You may want to give a gift to a teacher to show your appreciation, but what should you give? A quick Amazon book promo code is certainly a thoughtful gift, but it can be quite cold-spirited. Teachers are truly grateful for your support, but some common gifts actually cause challenges for them. Knickknacks have always been popular, but think about the logistics. If 10 children per year gave a gift, in just four years of teaching there would be 40 knickknacks to display. And “World’s Best Teacher” items can feel rather pretentious to actually use. Scarves and other clothing items make a teacher feel pressure to wear them in order to avoid hurting a child’s feelings, yet the item may not be the teacher’s style. Here are teacher gift ideas to show your appreciation and avoid putting any pressure on the teacher to wear, display, or store.

 

1. Gift Cards

Learn about the teacher before going this route. What does he or she like? Even though the local coffee shop serves hot chocolate, a gift card to it isn’t your best choice if the teacher is not a coffee drinker. If the teacher has four kids, a $20 restaurant card will actually cost the family money if they want to eat together when they use it. Choose a gift card for a place you know the teacher will like and be able to use.

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2. Hand Soap or Lotion

Everyone has hand soap by their sinks. Give a nice smelling soap with a ribbon tied around the bottle. Lotion is another option. It’s easy for you, and the teacher can use it and recycle the bottle.

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3. Prizes

Does the teacher use a classroom reward system or classroom store? Give small toys, pencils, or gift items to the teacher for use in the classroom economy. Since these items are often purchased by the teacher using personal funds, this is a money-saving gift.

 

4. Classroom Supplies

Use your child as the source of information for this one. You don’t want to inundate the teacher with things that aren’t needed, but listen to your child’s daily conversation throughout the year. If he or she comes home with comments about running out of tissues or having to share dry erase markers because there aren’t enough, you know what to do. Gift the teacher with the items that are in short supply.

 

5. Books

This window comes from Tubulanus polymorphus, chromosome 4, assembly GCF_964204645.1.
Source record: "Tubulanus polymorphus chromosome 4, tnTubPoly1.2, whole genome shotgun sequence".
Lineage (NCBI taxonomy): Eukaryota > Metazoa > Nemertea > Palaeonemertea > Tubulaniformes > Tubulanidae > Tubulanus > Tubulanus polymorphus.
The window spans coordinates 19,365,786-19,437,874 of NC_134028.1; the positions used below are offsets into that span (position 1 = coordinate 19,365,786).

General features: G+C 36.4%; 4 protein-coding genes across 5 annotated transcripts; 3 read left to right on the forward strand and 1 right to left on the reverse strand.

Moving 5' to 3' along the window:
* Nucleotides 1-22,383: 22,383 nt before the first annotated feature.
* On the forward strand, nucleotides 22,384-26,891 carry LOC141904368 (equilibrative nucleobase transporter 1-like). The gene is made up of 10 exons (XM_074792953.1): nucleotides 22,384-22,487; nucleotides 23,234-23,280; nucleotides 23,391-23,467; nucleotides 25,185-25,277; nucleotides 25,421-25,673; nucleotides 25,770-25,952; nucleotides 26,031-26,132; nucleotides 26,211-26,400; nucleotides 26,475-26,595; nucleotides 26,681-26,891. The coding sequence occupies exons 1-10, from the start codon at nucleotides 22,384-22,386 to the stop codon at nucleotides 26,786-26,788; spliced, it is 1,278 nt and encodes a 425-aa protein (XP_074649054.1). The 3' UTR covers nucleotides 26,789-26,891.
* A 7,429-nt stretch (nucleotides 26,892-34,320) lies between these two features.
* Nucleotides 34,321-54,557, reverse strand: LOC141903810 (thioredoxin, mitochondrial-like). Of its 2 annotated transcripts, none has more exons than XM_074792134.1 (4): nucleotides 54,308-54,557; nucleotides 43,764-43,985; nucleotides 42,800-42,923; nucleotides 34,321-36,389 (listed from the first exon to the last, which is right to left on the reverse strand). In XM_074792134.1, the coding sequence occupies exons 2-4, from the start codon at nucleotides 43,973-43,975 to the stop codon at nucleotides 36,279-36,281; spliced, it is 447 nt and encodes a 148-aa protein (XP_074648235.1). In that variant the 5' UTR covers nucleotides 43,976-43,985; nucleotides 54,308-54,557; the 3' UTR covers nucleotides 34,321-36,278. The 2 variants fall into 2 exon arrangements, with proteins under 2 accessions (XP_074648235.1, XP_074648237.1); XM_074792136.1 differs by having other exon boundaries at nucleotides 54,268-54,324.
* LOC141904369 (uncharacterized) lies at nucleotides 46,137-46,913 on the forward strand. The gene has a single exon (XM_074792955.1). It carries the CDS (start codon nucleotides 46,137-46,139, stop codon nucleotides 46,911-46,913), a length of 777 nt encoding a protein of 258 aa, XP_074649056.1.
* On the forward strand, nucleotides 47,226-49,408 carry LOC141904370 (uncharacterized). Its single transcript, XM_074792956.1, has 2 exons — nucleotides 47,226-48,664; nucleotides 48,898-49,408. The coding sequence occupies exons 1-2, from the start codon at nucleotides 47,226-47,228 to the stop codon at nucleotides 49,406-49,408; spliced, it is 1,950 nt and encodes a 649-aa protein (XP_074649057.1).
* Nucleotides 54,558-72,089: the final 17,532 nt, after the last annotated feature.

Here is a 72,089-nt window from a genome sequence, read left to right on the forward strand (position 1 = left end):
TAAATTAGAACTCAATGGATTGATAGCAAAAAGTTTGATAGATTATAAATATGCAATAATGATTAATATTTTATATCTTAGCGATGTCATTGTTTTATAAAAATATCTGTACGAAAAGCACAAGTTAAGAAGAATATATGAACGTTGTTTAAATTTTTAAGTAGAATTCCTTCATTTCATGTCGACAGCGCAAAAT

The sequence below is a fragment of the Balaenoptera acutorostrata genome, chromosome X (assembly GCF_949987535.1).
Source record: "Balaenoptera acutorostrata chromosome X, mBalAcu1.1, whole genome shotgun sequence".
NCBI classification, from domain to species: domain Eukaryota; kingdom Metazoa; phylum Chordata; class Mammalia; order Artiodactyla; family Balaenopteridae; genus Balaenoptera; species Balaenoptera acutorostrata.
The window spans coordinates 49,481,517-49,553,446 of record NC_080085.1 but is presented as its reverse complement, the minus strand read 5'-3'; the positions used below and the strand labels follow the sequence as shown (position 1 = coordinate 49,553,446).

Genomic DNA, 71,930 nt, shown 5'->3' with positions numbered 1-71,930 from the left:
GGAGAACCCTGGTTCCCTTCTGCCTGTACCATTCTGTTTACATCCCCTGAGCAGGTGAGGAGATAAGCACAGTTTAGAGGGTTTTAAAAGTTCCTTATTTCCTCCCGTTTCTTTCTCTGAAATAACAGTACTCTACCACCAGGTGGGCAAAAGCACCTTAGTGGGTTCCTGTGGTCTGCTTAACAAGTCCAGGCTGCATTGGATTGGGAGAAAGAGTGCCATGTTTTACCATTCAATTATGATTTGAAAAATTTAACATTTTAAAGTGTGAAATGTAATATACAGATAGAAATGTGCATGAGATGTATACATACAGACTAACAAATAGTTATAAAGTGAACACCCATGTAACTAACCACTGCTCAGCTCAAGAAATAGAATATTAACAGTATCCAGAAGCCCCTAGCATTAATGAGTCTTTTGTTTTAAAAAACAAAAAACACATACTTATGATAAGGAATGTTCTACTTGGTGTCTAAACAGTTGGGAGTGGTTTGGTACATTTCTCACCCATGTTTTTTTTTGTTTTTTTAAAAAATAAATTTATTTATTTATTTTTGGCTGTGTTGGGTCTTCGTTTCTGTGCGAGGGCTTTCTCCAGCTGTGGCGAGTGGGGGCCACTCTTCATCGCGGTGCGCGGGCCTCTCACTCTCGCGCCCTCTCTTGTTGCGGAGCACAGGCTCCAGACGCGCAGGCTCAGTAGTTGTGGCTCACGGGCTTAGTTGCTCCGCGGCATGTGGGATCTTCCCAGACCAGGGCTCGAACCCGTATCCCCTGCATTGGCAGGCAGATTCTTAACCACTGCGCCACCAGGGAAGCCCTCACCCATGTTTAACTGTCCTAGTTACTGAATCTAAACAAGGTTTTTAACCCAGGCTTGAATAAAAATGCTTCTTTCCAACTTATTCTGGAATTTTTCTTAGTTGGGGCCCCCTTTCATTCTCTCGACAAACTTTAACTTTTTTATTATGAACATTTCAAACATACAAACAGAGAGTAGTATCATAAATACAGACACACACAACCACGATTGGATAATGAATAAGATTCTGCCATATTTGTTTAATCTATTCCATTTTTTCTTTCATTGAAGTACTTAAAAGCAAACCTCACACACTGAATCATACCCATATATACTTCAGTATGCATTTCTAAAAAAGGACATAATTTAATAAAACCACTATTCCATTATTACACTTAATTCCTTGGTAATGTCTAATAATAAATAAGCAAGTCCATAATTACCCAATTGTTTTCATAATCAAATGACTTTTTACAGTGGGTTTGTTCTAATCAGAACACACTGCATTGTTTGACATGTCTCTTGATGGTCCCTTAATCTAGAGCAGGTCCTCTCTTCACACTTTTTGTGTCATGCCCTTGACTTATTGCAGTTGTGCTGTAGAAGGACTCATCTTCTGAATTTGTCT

Classroom libraries are a big deal these days. Many teachers want their own supply of books to lend to students or use during lessons. If your teacher participates in a reading club, check online to see if he or she has created a classroom wish list, and purchase books from that. Does your school hold a book fair? Tell the teacher your gift amount and ask him or her to choose the books from the fair.

 

6. Food

Food is a consumable, leaving nothing to save or store. Boxes of chocolate are popular and can be shared. A fruit basket and nuts are healthier and more filling for those times when the teacher is working through lunch or has to stay at school late.

 

 

7. Time

Give the teacher your time. Is your job or hobby of interest to children? Would it make a good science or social studies lesson? Offer to give a presentation or answer questions from the students. Maybe the teacher would love an extra pair of hands during reading or math centers. Offer to volunteer in the classroom weekly or monthly. If you can’t volunteer on a regular basis, offer to change the bulletin board when needed or to organize projects or folders before parent-teacher conferences.

 

8. Research

Depending on the age of the students and the subject matter taught, some teachers spend hours looking for ideas online. You could create a list of projects along with their Web addresses for the teacher. It could be craft projects for little ones or science ideas for any age. It could be classroom storage ideas or something quirky, like “50 Ways to Use Your Whiteboard.” The better you know the teacher, the more creative and relevant you can be.

 

9. Student Project and a Flash Drive

Have your child create a work of art or write a personal letter for the teacher. Then take a digital photo of it, and save it to a flash drive. Give the teacher the flash drive and a note explaining that it is for digitally storing student gifts. The teacher can take pictures of art projects, letters, and cards he or she receives and save the pictures to the drive. The gifts can be remembered for years to come through photos, and they don’t have to be kept, freeing precious classroom or home storage space.

 

10. A Sincere Thank You

More than any gift, a teacher will appreciate knowing exactly how he or she has positively influenced your child and your family. Take the time to write a note telling how much more your daughter likes reading after the teacher helped her find all those books about horses, how your whole family is recycling now because of the way that your son grasped that lesson about waste management, or how your child now has enough confidence to play in the school talent show after this year of piano lessons. Go straight to the point and give the details about how your child has grown.

 

Teachers work hard to help children learn and grow, and they generally invest a huge amount of themselves in the process. Show your appreciation with gifts that help them do their jobs or treats that pamper them a bit, but don’t give them one more thing that has to be stored or managed. They have enough of those things already!